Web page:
Testing MicroPython with the Labrador: PWM

3 minute read

Where I continue to use the Labrador to test the PWM functionality of the ESP32.



We continue to use the Labrador to evaluate how the HUZZAH32 operates. In this case, we’ll dive into how to use the H/W PWM functions as compared to doing it in software.

The PWM functionality is called LEDC by Espressif, the manufacturer of the ESP32. This stands for LED control and it works quite well for fading, controlling brightness etc of an LED. That said, we can understand it far better if we observe the signals using the Labrador.

The source above, Makeability Lab, has an outstanding explanation of the ESP32 PWM. I strongly encourage reading it. We’ll continue to make references to it throughout this discussion.

First Pass

The machine.PWM capabilities seem sparse as compared to the ESP32. On initial reading, the following parameters are available:

['__class__', '__name__', '__bases__', '__dict__', 'deinit', 'duty', 'freq', 'init']

I wasn’t able to find an example using init, so I did a little searching. And found the GitHub:esp32/machine_pwm where there was a commit of:

ESP32 has 16 PWM channels with 8 separate timers, but current PWM implementation
forces user to share single timer between all channels. This commit
allows to use all 8 timers and does not break backward compatibility.

API additions:
- PWM initializer takes two new optional keyword arguments:
	`pwm.init(..., timer=0, speed_mode=PWM.HIGH_SPEED_MODE)`
- PWM class defines two new constants:

Note: Attempted to set timer=0…failed. Continued to investigate and found Issue: 3608 has yet to be merged. The earlier code was for an old branch of MicroPython_ESP32. Continued to investigate and found several desires to increase the number of timers available for PWM with ESP32, however, all point back to this same GitHub issue. Sigh.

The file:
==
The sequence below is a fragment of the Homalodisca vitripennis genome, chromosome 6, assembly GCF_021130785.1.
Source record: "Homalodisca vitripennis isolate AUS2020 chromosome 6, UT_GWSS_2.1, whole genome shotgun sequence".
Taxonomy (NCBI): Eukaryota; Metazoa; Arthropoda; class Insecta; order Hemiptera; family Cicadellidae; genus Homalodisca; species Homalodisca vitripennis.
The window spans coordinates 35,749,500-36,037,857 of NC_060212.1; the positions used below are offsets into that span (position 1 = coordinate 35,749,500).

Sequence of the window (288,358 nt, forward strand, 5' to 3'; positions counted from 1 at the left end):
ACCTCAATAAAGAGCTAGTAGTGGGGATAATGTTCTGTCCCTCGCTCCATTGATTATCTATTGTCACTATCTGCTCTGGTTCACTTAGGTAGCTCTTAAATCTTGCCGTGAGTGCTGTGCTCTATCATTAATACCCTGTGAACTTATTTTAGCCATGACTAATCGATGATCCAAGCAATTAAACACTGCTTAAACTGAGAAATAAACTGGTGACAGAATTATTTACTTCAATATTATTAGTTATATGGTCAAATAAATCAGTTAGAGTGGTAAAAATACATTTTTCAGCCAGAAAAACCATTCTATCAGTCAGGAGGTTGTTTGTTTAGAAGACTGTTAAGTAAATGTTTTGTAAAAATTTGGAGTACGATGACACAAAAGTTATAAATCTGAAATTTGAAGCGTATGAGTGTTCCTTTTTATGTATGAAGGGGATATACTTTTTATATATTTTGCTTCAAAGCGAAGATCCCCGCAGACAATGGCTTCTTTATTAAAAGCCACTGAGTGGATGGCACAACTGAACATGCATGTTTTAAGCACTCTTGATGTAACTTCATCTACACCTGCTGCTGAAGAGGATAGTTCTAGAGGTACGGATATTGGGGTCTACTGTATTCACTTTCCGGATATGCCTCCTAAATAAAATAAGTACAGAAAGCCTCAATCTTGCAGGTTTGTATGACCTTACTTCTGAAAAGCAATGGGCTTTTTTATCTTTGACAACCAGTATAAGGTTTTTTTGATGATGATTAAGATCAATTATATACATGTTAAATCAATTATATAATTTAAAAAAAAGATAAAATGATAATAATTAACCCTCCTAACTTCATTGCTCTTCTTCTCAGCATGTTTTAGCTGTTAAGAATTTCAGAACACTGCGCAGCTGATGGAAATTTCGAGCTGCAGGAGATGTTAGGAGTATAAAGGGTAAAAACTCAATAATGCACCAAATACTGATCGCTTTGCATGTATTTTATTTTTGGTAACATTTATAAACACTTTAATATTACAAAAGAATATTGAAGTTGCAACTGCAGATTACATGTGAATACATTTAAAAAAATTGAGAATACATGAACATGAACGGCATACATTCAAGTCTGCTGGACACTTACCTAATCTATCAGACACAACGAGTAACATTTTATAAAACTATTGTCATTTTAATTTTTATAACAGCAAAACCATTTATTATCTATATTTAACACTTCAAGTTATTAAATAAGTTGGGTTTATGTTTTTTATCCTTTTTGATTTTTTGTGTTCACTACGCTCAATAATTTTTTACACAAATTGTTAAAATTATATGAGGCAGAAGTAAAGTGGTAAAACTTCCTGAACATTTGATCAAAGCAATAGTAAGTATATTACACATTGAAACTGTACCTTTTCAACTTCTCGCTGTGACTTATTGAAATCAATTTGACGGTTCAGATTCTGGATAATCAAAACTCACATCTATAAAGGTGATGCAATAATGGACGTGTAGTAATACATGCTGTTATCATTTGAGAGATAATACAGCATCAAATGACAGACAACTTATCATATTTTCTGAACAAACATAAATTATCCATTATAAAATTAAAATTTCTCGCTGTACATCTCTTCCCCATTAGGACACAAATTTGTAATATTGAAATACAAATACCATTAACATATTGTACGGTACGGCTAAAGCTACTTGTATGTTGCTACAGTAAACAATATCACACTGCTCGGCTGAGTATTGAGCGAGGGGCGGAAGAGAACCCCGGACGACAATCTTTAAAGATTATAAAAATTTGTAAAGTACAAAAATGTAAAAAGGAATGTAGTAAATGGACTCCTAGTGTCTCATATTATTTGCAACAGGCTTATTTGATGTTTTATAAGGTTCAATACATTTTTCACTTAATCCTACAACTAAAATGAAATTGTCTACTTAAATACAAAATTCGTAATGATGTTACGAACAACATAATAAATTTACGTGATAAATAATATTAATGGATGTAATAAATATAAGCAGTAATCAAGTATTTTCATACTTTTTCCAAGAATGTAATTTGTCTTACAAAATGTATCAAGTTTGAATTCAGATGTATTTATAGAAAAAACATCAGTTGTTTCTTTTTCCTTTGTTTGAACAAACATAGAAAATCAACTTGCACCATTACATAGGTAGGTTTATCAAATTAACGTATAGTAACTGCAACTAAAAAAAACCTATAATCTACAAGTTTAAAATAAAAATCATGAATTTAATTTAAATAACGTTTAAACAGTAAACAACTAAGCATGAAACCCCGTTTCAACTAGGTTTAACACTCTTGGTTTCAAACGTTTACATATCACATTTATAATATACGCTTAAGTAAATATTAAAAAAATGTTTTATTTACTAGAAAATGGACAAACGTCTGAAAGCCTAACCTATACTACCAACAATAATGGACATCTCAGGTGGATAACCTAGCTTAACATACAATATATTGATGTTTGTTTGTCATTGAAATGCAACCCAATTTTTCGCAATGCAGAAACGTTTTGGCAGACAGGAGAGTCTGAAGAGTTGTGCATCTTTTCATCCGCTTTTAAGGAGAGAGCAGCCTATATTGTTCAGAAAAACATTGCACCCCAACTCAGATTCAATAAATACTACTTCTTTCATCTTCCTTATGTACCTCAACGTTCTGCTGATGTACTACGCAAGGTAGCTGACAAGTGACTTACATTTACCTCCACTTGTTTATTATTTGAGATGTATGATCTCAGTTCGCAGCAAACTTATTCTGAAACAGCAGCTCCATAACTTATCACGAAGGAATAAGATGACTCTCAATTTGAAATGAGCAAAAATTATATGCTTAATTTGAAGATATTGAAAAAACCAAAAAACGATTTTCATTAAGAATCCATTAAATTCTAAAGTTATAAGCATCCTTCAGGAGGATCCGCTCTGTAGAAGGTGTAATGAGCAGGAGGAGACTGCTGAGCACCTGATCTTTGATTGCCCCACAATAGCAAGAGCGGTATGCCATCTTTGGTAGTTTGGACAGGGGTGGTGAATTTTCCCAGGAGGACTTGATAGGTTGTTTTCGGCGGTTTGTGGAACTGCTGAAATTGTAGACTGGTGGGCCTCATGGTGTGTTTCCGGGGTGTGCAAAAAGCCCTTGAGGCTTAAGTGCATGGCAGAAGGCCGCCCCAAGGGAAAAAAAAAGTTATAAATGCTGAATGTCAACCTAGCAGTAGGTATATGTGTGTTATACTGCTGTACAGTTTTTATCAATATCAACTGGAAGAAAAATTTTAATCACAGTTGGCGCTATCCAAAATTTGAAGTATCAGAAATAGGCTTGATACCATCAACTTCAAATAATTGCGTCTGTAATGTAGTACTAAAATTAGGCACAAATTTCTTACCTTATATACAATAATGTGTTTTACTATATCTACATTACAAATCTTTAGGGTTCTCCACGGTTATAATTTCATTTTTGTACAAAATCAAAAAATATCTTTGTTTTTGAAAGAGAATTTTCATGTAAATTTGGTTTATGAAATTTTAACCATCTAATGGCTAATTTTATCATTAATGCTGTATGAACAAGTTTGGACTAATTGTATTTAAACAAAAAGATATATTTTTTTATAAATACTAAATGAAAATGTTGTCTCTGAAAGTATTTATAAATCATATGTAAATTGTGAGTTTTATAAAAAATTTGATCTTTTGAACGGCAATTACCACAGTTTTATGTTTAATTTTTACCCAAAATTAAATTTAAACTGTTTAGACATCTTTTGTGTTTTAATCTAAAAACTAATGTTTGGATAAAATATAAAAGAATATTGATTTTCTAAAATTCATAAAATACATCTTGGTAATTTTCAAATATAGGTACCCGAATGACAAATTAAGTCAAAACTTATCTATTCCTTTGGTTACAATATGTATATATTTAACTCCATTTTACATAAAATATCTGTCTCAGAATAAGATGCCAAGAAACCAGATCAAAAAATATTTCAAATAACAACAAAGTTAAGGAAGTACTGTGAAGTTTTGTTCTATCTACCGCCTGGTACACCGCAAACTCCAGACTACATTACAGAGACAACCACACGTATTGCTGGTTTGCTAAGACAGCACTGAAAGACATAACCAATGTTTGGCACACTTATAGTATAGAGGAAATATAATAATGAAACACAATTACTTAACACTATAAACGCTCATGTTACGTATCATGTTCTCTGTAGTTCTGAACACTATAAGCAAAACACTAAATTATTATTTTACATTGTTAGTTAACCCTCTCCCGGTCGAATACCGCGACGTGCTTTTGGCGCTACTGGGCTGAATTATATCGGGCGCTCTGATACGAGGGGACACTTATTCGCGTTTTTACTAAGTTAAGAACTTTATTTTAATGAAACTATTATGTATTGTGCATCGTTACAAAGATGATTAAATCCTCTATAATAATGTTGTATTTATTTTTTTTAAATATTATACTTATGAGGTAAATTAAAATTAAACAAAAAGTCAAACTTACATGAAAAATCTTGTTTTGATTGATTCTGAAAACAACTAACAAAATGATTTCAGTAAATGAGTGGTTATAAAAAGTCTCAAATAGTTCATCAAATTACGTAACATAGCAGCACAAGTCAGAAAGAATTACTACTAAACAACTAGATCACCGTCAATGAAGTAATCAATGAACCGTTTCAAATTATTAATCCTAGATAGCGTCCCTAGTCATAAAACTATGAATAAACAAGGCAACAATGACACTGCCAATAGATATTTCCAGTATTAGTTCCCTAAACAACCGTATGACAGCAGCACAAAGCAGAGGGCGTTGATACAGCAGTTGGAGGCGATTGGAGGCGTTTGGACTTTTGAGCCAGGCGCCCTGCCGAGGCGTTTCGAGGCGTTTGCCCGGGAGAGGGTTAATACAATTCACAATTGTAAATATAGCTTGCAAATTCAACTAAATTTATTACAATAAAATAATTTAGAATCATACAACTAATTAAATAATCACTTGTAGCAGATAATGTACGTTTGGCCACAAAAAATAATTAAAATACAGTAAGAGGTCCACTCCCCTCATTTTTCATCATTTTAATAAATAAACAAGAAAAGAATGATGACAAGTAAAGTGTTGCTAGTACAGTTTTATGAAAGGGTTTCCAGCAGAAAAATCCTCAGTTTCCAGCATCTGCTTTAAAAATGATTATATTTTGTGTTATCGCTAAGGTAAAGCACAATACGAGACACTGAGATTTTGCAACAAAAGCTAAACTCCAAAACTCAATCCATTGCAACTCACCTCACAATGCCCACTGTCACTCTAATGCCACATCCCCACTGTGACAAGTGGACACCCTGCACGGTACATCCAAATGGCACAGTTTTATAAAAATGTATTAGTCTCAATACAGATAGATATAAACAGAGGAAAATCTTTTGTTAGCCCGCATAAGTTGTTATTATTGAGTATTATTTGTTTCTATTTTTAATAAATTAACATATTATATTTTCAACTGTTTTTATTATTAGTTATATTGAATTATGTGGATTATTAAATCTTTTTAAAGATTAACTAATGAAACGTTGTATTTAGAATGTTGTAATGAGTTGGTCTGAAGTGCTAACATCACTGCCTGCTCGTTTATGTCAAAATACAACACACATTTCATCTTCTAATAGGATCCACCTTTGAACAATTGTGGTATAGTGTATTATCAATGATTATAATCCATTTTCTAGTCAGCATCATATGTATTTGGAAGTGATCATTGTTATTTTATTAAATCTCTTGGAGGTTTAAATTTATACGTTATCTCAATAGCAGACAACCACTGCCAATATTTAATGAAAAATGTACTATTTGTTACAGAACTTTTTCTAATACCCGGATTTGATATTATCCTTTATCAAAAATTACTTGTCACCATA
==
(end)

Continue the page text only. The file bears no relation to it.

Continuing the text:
I’ll use Pin 21 as it is easily accessible and easily seen on the chip. It is the last chip on the “long side” (long side has pins RST - Pin 21) and the 21 can be seen by the mounting hole.

Note: I keep PinTest renamed to main.py on the board. This means anytime I press Reset, PinTest begins to run. This makes it very easy for me to confirm that I am connected to the correct pin and it is working properly. In this case, I entered 21 for pin to test and watched the pin go HIGH, LOW, and PULSE given 1, 2, and 3 for tests.

  1. In Serial Monitor, lets do the most simple test identifying Pin and frequency:
from machine import Pin, PWM
p21 = PWM(Pin(21), freq=5000)
Labrador showing Pin21 with 5kHz signal

Labrador showing Pin21 with 5kHz signal

  1. Duty ranges from 0-1023, which means a duty cycle of 25% is approximately 250, so let’s add that. And yes the width of the on pulse was 50us, while the off pulse was 150us. (No image for this.)
p21 = PWM(Pin(21), freq=5000, duty=250)
  1. We have two channels on the Labrador. Using a blue wire, connect Oscilloscope CH2 to pin 14 (short side, 3rd pin up.) In the image, the blue signal is CH2 and it sits right on top of CH1, making it hard to see.
p14 = PWM(Pin(14), freq=2500)
Labrador showing Pin14 with 2.5kHz signal

Labrador showing Pin14 with 2.5kHz signal

  1. Attempted to have two different frequencies on two pins and that didn’t work.
from machine import Pin, PWM
p21 = PWM(Pin(21), freq=5000)
p14 = PWM(Pin(14), freq=3300)

Labrador showing two pins, two frequencies

Labrador showing two pins, two frequencies

5. Turning off PWM is easy, however doing it for one pin, does it for the other.


So the bad news is, on the ESP32, MicroPython PWM is extremely limited considering the power of PWM on the ESP32. The good news is, we were able to find that out pretty quickly using the Labrador!

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